Guatemalan authorities have consented to giving their former President Alfonso Portillo who was found guilty of money laundering to the U.S. This Central American country confirmed the status of a "banana republic" as major decisions for this seemingly independent nation are made in Washington. Incidentally, in the recent past the U.S. committed heinous crimes on the territory of Guatemala.
Alfonso Portillo in 2000-2004 served as the President of Guatemala and during his four-year time "excelled" in cases of corruption. Fearing imprisonment, he fled to neighboring Mexico, but in 2008 the latter gave him to Guatemala. At home he was accused of embezzling $15 million from the budget of the Ministry of Defense. It was decided to release the politician on bail, but he fled to Mexico again. Finally, in early 2010, he was brought to Guatemala again, but this time at the request of the United States.
U.S. law enforcement authorities believe that the former Guatemalan President is guilty of laundering $70 million from charities and the public treasury through U.S. banks. Subsequently, the funds were transferred to the accounts belonging to relatives of Portillo in Europe and Bermuda. In the spring of this year in Guatemala the charges of embezzlement and corruption have been removed, but the U.S. extradition request remained in force.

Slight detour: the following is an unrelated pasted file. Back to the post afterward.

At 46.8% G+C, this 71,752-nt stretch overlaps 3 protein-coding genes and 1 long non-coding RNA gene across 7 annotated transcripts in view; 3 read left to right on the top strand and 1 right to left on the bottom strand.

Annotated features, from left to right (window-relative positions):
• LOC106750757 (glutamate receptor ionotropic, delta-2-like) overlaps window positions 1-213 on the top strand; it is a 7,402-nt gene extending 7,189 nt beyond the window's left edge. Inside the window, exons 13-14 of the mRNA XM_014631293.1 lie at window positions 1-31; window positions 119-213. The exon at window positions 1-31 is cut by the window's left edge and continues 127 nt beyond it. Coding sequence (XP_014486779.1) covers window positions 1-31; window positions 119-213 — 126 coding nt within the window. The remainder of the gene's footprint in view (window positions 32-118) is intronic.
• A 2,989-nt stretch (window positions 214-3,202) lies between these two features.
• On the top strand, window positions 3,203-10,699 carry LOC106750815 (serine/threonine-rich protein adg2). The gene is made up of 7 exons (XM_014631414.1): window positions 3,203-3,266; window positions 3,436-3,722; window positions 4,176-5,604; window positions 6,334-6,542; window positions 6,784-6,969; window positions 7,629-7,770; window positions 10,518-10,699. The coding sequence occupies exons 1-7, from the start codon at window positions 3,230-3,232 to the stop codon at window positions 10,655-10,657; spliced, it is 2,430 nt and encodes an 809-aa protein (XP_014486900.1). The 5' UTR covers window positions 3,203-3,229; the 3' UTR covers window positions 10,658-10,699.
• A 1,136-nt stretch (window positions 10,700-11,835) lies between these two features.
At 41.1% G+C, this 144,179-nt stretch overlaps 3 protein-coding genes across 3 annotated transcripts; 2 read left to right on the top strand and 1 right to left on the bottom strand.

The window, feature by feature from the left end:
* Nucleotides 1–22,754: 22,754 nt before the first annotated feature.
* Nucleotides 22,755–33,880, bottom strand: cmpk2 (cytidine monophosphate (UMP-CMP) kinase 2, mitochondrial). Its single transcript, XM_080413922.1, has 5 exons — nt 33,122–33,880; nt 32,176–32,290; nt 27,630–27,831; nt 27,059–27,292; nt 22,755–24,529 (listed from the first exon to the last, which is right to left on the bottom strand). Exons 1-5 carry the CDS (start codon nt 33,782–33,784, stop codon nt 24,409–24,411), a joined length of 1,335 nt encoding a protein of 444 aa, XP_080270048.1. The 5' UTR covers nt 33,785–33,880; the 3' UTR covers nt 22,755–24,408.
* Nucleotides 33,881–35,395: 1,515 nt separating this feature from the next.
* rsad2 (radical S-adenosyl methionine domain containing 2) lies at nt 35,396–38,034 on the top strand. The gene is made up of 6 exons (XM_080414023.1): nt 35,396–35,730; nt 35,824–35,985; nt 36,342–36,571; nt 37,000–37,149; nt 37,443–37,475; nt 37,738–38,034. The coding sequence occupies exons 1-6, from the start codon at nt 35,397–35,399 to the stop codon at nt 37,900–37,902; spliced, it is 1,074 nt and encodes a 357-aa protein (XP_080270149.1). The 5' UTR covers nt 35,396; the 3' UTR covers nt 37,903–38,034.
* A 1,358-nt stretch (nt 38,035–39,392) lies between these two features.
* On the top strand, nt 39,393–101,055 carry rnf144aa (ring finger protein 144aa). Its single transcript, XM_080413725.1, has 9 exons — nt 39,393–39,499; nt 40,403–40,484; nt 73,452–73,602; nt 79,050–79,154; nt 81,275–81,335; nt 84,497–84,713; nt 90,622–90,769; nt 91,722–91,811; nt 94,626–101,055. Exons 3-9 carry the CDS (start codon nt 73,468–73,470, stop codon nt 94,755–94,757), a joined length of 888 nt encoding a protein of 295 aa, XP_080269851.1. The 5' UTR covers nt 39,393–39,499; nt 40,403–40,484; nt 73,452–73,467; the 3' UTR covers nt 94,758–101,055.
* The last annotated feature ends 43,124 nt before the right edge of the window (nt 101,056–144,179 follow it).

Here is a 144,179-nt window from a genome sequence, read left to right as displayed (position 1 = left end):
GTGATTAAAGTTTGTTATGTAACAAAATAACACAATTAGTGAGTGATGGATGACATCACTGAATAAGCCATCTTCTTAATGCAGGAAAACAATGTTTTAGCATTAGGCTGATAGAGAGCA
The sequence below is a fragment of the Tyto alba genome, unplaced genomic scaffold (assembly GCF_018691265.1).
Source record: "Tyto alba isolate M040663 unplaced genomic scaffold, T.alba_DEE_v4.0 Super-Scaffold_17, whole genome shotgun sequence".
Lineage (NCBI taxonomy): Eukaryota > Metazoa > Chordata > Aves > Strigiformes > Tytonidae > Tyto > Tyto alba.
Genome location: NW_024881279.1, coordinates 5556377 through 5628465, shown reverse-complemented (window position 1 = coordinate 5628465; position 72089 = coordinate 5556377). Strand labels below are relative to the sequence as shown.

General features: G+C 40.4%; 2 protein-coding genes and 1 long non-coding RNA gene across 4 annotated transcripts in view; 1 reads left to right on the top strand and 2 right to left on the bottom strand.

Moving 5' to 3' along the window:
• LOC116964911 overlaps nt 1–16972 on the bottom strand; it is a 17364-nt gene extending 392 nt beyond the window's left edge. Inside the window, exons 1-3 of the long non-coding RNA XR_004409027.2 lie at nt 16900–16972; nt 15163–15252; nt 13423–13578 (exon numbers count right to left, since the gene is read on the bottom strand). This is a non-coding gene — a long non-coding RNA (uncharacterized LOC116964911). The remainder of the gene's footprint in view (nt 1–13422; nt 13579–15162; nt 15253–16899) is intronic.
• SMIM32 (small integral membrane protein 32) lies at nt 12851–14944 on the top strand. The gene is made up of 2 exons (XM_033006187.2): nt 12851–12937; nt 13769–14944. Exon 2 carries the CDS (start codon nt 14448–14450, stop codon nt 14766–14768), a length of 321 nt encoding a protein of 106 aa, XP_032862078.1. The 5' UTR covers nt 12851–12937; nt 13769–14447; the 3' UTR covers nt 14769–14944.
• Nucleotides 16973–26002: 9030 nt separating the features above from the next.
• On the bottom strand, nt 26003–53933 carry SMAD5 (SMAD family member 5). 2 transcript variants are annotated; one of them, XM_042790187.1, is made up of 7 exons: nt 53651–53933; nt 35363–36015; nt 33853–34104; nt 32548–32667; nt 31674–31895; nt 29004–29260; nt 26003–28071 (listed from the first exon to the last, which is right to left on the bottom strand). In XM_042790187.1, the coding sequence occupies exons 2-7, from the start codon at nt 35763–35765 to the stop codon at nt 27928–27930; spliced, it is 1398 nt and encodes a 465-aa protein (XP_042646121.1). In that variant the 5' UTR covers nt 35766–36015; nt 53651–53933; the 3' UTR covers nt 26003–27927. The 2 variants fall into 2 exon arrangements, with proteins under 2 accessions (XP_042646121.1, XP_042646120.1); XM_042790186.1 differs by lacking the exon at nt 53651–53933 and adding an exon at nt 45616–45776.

Despite the fact that in most countries there are rules prohibiting the transfer of its citizens for trial in another country, Guatemala does not follow this rule. First Criminal Court, then the Constitutional Court, and then acting President Alvaro Colom agreed to send Portillo to the United States. It turns out that Washington's will is above the country's sovereignty. However, at a glance at the history of the US-Guatemalan relations, the surprise factor of this behavior of the authorities of this Latin American country disappears.
The name "banana republic," which means a country whose entire economy is dependent on the export of tropical crops to U.S. companies, and whose policy is coordinated with Washington, is very suitable for Guatemala. The U.S. penetration in this country began in the 19th century. Before the Americans settled in Guatemala, its main export commodity was coffee. Thanks to the "guests from the North" bananas became another export commodity.
In 1898, a conservative politician Manuel Cabrera became the President of Guatemala. He gave the American company United Fruit vast lands, on which the banana plantation were grown. Gradually the "guests" expanded ports in the Caribbean and Pacific coast of the country to make it easier to export goods abroad. Nearly all of the revenue flowed into the United States. Something settled in the pockets of Guatemalan leaders, while the people did not see any of it.